Four Steps to a Great Deacons' Meeting!


Ways to improve your next deacons' meeting - not painless steps to take, but they WILL reduce pain in the meeting!

OK, you are on your way to consistently great meetings…. But you have to get there one step at a time.  That means sitting through lots of less than great ones.   Oh, right, we did that part already.  So now we are ready to invest a bit of effort and time, because we are MOTIVATED  to improve those meetings!  What if better preparation meant shorter better meetings?!

I’m not going to list prayer as a way to improve meetings, because we all know that.   That’s assumed.  So what else?

First, there’s just no getting around it, somebody has to do some good preparation, and that usually falls to the chair.  If you are not the chair, offer to help; this business of having better meetings  involves taking responsibility – stepping up to the tasks.   If no one does, expect the meeting to show it.


1.     Make the agenda so it can be distributed ahead of time.  Do it by email, or do it by snail mail, or do it by using church mailboxes.   Deacons need to be able to look it over a couple of days in advance so it can “percolate”; we all need time to clarify our own thinking and decide what we want to say in the meeting.  We might even want to call someone to check something out before the meeting.   Having a good agenda in hand 2 or 3 days before the meeting is  important.

2.     The agenda will show WHAT is coming up, AND, even more important, WHAT the group is being asked to do about it. To help focus on the TASK at hand, each agenda item should be labeled clearly, so that the group knows exactly what it needs to do with that agenda item.  So each agenda item will be labeled one of three ways: for information,  for discussion or advice (to someone, for example the pastor or a deaconal subcommittee), or for decision.

3.      It can really help to put time for personal talk and informal exchange on the agenda - first.   Call it Personal Time, and make it part of opening devotions.  Invite and encourage people to share what’s happening in families, at work, what’s  distracting them right now, what’s exciting, what’s discouraging, etc.  This can satisfy the craving on the part of some for “relational” time, and it can lead easily and directly into prayer  time.   Which in turn can easily become part of opening devotions.   Setting a specific time for this meets a need, builds community, and reassures people who get quickly impatient with it because they know it has a specific boundary around it.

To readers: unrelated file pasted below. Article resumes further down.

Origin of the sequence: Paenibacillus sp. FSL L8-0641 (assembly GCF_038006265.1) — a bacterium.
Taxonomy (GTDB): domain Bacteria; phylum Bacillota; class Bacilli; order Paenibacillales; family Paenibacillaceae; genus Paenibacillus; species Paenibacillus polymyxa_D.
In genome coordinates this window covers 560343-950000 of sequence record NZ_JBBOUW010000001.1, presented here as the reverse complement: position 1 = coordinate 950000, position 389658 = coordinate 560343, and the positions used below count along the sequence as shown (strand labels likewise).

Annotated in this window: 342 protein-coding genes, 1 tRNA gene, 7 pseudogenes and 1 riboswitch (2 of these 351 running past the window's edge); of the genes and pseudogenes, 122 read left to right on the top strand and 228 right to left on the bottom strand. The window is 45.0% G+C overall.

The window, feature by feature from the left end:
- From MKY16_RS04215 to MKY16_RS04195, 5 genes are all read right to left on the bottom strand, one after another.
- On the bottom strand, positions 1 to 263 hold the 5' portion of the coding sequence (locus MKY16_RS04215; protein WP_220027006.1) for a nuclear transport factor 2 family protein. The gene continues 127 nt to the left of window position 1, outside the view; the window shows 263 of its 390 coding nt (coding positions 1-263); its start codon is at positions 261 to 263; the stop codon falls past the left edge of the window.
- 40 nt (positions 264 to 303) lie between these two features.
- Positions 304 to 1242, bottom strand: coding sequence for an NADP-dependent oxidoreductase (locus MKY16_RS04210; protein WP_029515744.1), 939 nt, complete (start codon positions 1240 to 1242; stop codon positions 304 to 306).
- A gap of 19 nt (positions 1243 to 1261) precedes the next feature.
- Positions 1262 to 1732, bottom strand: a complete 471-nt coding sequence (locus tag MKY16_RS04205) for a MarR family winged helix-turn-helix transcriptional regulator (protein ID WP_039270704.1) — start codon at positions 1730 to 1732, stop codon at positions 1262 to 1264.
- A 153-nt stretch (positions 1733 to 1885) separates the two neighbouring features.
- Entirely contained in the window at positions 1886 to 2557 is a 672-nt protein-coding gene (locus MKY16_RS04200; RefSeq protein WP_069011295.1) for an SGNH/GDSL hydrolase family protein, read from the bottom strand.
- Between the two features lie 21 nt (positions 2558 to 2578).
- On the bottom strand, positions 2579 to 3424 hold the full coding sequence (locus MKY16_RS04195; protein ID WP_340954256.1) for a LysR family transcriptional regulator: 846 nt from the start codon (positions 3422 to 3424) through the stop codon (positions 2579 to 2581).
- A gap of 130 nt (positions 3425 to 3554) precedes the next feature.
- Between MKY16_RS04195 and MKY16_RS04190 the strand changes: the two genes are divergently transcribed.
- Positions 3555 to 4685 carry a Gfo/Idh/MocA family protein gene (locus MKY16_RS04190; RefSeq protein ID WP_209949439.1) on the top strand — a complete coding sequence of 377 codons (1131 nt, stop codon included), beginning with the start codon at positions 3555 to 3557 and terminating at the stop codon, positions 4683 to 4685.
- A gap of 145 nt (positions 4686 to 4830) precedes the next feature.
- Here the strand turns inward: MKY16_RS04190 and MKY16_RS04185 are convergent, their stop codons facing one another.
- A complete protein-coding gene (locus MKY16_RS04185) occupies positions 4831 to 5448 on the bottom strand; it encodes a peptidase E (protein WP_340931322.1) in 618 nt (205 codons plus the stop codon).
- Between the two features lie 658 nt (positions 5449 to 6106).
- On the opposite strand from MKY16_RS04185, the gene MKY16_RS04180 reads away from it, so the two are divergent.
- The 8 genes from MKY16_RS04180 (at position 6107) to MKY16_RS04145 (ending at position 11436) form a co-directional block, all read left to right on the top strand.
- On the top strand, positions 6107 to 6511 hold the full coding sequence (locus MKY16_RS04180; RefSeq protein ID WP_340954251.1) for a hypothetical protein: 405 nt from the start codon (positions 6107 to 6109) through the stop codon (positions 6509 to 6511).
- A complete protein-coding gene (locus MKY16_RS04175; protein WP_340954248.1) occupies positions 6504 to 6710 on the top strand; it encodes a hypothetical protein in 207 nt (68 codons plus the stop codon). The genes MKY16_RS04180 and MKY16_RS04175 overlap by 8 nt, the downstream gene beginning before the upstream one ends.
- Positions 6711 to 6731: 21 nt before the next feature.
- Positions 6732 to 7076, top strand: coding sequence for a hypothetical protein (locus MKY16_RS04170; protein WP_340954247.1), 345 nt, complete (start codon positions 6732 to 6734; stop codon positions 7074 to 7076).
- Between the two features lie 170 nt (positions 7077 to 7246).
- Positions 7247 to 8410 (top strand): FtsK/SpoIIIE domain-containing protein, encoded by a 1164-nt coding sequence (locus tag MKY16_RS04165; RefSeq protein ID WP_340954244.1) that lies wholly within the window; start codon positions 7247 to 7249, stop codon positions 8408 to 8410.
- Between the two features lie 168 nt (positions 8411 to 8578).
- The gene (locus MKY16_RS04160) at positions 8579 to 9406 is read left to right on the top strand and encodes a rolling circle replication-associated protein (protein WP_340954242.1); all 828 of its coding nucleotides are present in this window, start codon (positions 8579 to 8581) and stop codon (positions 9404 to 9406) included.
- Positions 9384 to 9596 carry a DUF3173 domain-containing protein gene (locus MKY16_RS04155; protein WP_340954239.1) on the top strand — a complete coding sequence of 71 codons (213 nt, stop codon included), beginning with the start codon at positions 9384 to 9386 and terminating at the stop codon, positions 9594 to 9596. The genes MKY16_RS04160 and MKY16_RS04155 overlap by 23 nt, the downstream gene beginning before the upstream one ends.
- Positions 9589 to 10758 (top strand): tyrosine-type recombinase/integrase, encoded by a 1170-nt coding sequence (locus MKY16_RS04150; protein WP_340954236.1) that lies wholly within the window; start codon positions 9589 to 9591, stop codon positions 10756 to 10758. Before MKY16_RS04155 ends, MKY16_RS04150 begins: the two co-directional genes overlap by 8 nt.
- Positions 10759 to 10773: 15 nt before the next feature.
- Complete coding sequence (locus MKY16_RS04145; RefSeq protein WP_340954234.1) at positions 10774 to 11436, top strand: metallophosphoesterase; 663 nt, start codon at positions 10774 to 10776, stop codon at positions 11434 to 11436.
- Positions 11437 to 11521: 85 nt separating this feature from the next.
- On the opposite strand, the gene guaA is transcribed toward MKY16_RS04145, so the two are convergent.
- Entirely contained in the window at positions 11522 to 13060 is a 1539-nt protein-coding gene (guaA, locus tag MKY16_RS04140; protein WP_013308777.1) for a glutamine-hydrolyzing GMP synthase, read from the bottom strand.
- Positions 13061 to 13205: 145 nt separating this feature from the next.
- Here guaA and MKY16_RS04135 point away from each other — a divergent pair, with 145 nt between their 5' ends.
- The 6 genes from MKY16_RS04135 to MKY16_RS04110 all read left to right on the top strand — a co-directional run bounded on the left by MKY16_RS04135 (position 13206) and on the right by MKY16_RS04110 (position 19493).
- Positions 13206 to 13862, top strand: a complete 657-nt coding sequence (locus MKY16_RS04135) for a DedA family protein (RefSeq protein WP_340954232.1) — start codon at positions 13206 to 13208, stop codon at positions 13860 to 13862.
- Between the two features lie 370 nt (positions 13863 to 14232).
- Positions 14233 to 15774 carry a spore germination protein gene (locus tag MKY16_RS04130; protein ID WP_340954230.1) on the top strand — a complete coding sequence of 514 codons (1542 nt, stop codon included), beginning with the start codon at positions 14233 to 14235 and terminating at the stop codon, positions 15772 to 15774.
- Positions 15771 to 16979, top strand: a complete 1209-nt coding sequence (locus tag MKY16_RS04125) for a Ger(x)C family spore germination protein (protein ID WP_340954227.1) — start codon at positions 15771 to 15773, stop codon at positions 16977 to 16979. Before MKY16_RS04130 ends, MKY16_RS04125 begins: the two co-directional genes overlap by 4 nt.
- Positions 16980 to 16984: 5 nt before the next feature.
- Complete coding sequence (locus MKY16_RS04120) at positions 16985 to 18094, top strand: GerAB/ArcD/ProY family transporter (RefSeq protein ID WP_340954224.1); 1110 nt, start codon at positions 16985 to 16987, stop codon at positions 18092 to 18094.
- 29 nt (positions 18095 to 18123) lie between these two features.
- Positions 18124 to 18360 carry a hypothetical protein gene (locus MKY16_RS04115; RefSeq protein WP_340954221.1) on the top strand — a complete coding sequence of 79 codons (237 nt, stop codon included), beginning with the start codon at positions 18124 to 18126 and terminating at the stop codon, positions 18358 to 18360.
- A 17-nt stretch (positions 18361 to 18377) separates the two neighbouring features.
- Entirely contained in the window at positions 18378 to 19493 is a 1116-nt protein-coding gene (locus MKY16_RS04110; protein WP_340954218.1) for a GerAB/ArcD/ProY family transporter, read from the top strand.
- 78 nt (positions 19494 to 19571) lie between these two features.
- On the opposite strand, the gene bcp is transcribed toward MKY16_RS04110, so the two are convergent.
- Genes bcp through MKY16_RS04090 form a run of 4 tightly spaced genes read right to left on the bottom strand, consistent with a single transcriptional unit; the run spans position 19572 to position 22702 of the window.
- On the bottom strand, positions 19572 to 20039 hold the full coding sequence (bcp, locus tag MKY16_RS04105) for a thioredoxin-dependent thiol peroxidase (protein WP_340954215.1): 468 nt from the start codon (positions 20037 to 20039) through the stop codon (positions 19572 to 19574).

4.      The last thing I’ll mention here is the “ounce of prevention” step.  The really good chair will know which agenda item is going to push a particular person’s button.  Do not wait for that to happen in the meeting.   Call that person before the meeting and say, “Harv, I want to give you a heads up that we’re going to be talking about the budget item for a new keyboard.  I know you have strong feelings about keyboards, and so I wanted to have a conversation with you before the meeting to make sure you don’t feel blind-sided, and help you feel assured that we’ll handle this in a way that feels respectful to you.”

I’d like to think of these as a few of the “disciplines” of good meetings.  They help to respect peoples’ time, their ideas, their willingness to serve.   A chair who signals to her group that she really values them and respects them, is on the way to a good meeting.

The process of preparing a good agenda demands thought and prayer.  It will involve you in followup on decisions from the last meeting, and it will help you to think about what you can do ahead of time to help insure that the next meeting is a good one. 

Have you had experience with any of these ideas?  Do you have feedback?   Please share your ideas for improved meetings.

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